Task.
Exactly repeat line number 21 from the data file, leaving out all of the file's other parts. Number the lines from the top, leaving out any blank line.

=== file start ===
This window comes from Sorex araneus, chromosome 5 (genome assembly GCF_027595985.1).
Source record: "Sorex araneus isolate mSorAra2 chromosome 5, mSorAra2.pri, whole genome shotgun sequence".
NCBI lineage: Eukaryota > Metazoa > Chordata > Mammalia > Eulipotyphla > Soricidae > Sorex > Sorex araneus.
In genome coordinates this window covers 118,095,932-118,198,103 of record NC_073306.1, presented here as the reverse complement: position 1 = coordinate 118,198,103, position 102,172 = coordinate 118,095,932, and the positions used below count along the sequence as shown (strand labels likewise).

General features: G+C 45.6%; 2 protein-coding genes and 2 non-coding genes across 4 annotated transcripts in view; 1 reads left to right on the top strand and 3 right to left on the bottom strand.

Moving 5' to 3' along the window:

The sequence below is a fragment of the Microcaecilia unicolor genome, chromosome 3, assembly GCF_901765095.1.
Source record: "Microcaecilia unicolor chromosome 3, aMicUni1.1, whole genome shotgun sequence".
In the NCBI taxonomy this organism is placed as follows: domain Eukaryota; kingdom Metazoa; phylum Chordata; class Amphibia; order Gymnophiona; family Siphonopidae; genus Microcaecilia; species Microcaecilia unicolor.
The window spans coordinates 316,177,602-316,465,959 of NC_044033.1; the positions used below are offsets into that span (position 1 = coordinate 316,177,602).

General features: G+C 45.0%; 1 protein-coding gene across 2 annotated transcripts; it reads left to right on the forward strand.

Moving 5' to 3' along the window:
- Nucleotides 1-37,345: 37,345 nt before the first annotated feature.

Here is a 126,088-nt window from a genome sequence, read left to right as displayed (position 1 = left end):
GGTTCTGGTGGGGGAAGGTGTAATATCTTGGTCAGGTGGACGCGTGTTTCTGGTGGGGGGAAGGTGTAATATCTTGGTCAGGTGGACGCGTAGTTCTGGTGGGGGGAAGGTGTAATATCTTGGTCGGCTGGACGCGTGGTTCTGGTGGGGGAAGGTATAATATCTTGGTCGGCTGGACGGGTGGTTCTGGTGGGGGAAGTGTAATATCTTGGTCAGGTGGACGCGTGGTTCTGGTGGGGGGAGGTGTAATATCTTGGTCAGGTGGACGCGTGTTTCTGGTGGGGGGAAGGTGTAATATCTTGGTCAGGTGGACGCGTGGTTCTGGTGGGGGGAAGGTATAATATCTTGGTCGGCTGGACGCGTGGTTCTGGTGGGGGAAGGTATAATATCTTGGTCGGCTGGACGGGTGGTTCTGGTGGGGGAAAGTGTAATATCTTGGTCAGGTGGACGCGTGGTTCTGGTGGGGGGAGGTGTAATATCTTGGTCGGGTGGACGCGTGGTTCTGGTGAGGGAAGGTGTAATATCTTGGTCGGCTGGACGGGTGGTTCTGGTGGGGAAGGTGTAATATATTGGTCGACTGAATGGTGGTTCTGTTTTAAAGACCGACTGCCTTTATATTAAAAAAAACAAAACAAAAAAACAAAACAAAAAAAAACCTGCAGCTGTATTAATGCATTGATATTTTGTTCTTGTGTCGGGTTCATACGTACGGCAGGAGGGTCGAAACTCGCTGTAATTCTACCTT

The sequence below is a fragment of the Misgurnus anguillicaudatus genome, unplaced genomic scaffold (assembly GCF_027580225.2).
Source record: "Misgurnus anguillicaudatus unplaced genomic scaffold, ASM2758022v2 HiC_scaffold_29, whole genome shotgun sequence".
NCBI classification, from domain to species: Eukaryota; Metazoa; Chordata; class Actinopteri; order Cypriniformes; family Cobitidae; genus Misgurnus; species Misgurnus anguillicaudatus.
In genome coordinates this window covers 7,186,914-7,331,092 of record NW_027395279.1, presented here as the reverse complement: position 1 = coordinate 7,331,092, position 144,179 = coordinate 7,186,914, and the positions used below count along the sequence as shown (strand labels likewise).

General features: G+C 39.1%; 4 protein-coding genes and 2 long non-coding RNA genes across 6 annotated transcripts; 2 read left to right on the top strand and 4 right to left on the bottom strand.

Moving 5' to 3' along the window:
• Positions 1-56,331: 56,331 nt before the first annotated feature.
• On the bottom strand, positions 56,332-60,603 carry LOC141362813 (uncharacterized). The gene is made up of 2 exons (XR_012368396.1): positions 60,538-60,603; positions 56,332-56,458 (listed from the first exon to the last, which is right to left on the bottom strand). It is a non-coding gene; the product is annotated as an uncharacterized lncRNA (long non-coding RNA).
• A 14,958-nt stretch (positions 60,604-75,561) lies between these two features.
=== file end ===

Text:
Moving 5' to 3' along the window: